In a world that never stops changing, redundancy has sadly become a common experience for many professionals, including those in the gaming industry. But redundancy is far from the end of the road. It’s just the beginning of a new journey, a sentiment strongly echoed in the recently held LinkedIn Audio Event, “You are NOT redundant.”
Hosted by Andy Coley, an expert in Game Studio Leadership Training and an affiliate member of Game Republic, and Phil Foxton, the recently redundant former Head of Operations at Radical Forge, their conversation had four crucial takeaways for anyone grappling with this life event: Change of Identity, Shift in Purpose, The Change Cycle and Future Focus.
The Crux: You are NOT Redundant
The most compelling point, reiterated throughout the discussion, was Phil’s initial proposition: “You are not redundant; your role is.” Often, the first casualty of redundancy is self-worth, with many people confusing their job roles with their identities. Phil emphasised that redundancy is a business decision affecting a role, not a reflection of an individual’s abilities or value. Andy supported this point, urging that you separate your self-worth from your employment status.
Phil has been made redundant twice in his life and the first time he took it very personally indeed, and Andy had been on the other side of the decision and has had to make roles redundant in the past and knows that managers and business owners do not make those decisions lightly.
Change of Identity
Moving on, the conversation explored the emotional labyrinth that often ensnares those who’ve experienced redundancy. Feeling lost or disoriented is natural but not insurmountable. “The key lies in decoupling your identity from your job title,” Andy suggested. If you think of yourself as a complex blend of skills, values, beliefs, experiences, and aspirations, rather than just a job title, navigating through redundancy becomes less daunting. You are always so much more than a singular label, yet sometimes we hinge our entire life around them.
Shift in Purpose
Phil spoke about the need to see redundancy as an opening rather than a closure. He candidly shared his own experiences of taking this time to assess his career direction and even consider roles outside the industry you’re currently in, as he did in the past. Phil stressed, “The shift in purpose is not just about filling the void left by your previous role, but better aligning your job with your personal and professional goals.”.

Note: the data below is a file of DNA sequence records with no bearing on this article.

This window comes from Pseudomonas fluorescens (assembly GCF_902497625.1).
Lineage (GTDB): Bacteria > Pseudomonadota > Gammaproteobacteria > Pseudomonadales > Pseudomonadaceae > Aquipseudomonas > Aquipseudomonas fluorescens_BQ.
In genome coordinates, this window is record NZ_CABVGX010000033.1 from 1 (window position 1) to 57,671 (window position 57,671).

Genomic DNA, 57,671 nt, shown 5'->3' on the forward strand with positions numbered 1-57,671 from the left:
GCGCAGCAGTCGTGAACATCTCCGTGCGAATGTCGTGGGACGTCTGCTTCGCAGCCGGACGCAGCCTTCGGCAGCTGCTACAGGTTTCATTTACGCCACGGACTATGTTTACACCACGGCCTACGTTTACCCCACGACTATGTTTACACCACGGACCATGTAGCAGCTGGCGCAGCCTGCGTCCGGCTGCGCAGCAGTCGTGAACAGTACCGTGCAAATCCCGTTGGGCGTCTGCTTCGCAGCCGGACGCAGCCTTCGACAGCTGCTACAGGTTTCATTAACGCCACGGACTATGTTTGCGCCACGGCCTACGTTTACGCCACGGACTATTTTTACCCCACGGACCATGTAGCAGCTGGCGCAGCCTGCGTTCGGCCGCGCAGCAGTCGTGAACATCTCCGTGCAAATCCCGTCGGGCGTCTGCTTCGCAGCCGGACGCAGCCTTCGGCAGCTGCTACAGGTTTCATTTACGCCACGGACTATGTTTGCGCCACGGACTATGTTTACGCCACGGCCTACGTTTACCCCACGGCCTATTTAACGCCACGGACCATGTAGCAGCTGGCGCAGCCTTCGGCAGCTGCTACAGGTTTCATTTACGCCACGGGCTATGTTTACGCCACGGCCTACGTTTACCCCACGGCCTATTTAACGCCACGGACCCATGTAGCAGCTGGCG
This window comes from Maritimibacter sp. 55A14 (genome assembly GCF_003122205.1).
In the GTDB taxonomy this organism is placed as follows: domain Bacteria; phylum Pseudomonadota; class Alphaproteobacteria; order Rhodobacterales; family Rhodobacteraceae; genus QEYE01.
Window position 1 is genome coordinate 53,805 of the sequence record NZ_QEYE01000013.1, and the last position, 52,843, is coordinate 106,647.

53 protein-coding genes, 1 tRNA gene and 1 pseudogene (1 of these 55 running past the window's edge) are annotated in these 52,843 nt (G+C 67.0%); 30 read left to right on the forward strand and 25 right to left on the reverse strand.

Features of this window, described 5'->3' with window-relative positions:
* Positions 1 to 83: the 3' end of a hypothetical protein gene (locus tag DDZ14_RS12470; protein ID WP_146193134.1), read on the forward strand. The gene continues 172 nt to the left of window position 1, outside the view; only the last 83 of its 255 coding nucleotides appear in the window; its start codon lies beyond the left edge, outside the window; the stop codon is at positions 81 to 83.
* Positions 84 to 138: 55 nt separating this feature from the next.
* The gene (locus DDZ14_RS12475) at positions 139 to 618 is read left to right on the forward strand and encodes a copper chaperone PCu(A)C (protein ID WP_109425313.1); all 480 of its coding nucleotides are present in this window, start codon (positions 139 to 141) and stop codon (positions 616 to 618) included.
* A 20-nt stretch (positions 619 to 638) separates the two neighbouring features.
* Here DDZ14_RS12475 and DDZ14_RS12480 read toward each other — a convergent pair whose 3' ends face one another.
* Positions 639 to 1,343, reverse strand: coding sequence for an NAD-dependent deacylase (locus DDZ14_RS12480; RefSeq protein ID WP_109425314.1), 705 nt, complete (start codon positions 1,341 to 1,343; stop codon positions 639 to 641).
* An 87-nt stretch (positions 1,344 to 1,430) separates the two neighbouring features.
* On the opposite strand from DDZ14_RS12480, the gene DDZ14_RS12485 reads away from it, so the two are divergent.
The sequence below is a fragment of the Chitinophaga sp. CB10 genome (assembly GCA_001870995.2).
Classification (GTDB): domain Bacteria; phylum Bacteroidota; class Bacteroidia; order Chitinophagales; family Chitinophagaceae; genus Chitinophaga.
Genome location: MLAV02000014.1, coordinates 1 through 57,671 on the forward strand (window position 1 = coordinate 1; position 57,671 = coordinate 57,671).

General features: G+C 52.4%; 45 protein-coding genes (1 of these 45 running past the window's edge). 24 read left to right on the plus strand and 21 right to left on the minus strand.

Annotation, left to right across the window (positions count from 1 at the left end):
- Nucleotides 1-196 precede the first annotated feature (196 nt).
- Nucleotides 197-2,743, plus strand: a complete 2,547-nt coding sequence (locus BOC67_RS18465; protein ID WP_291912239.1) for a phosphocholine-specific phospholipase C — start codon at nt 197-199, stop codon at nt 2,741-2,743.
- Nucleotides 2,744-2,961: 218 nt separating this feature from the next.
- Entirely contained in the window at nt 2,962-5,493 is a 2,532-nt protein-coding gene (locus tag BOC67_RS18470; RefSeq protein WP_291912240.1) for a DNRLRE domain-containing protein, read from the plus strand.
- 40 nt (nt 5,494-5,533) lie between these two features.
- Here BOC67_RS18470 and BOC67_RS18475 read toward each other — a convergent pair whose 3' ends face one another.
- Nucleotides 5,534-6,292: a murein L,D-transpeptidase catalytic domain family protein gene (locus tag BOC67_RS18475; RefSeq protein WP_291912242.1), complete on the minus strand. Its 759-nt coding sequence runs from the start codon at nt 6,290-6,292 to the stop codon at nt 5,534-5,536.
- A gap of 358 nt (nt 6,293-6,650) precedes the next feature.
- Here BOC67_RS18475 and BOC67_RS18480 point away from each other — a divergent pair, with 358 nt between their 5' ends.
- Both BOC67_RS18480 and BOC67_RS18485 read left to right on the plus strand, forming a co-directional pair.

The Change Cycle
Andy continued that once you’d allowed yourself to come through the change cycle (look up the Kübler-Ross Change Curve aka the 5 stages of grief/loss/change) which are; Denial, Anger, Bargaining, Depression and Acceptance, you can set your intentions for what you’d like to have happen in the future, as your new purpose. Remember to make this future focussed and towards what you want (rather than what you don’t want) as it’s much easier for you and others to support you in achieving something which you have real clarity over.
Andy spearheaded the future focus section, offering practical tips on career rebranding and job hunting. He recommended improving you LinkedIn profile and creating (or updating) your portfolio that highlights skills and achievements. Use LinkedIn resources such as the Video Games Career Resources information collated by Amir Satvat or listen to other top LinkedIn voices such as Aïda Figuerola at Activision Blizzard who has been hosting a range of useful events for job hunters.
More importantly, both speakers emphasized the need for targeted job applications, echoing the sentiment that the goal is not just a new job but the right job. The conversation also delved into the benefits of upskilling—gaining both hard and soft skills to make yourself a more attractive candidate.
Navigating through redundancy is undoubtedly tough, but as the “You are NOT redundant” session reinforced, it’s far from insurmountable. As Phil Foxton aptly put it in his closing remarks, “Redundancy can knock you down, but it doesn’t have to keep you there. You still have a wealth of experience and skills that can contribute to a company’s success. Now go out and find where you fit best.”
So, if you are navigating the uncertain waters of redundancy, remember—you’re not redundant, your role was. And that can make all the difference.
If you’re looking for a Head of Operations or People & Culture support for your Studio, do reach out to Phil who would love to work with growing studios and has a great deal of knowledge in this area.
If your studio would like to discuss talks / workshops or training in coaching, leadership, professional boundaries and much, much more, you can contact Andy to discuss that at gamestudioleadershiptraining.com contact details are on there.
You’ll find them both at the forthcoming Game Republic events as well on November 23rd at GameDevDay sponsored and hosted by Tileyard NorthIf you like this post, please help us by sharing it!